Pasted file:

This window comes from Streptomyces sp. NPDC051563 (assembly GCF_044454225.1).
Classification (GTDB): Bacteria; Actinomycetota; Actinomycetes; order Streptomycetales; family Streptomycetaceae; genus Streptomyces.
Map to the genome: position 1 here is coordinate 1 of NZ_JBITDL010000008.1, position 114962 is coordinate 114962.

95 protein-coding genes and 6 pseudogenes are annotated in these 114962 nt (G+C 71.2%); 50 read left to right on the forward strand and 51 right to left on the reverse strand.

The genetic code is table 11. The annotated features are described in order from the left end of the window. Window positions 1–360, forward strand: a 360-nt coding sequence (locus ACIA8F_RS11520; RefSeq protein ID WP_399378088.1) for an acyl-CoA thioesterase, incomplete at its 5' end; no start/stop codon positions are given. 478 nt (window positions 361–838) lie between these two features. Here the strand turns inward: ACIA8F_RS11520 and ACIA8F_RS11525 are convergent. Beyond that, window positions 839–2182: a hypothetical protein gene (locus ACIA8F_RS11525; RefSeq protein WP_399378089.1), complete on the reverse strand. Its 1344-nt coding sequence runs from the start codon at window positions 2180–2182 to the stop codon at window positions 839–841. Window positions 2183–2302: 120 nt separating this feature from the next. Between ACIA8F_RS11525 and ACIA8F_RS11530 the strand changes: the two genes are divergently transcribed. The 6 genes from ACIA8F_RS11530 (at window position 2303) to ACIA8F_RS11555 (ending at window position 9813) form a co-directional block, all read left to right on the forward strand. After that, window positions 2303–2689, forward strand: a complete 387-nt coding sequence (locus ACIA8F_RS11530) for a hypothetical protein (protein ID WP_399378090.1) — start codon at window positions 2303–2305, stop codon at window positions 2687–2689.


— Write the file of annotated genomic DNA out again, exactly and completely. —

This window comes from Streptomyces sp. NPDC051563 (assembly GCF_044454225.1).
Classification (GTDB): Bacteria; Actinomycetota; Actinomycetes; order Streptomycetales; family Streptomycetaceae; genus Streptomyces.
Map to the genome: position 1 here is coordinate 1 of NZ_JBITDL010000008.1, position 114962 is coordinate 114962.

95 protein-coding genes and 6 pseudogenes are annotated in these 114962 nt (G+C 71.2%); 50 read left to right on the forward strand and 51 right to left on the reverse strand.

The genetic code is table 11. The annotated features are described in order from the left end of the window. Window positions 1–360, forward strand: a 360-nt coding sequence (locus ACIA8F_RS11520; RefSeq protein ID WP_399378088.1) for an acyl-CoA thioesterase, incomplete at its 5' end; no start/stop codon positions are given. 478 nt (window positions 361–838) lie between these two features. Here the strand turns inward: ACIA8F_RS11520 and ACIA8F_RS11525 are convergent. Beyond that, window positions 839–2182: a hypothetical protein gene (locus ACIA8F_RS11525; RefSeq protein WP_399378089.1), complete on the reverse strand. Its 1344-nt coding sequence runs from the start codon at window positions 2180–2182 to the stop codon at window positions 839–841. Window positions 2183–2302: 120 nt separating this feature from the next. Between ACIA8F_RS11525 and ACIA8F_RS11530 the strand changes: the two genes are divergently transcribed. The 6 genes from ACIA8F_RS11530 (at window position 2303) to ACIA8F_RS11555 (ending at window position 9813) form a co-directional block, all read left to right on the forward strand. After that, window positions 2303–2689, forward strand: a complete 387-nt coding sequence (locus ACIA8F_RS11530) for a hypothetical protein (protein ID WP_399378090.1) — start codon at window positions 2303–2305, stop codon at window positions 2687–2689.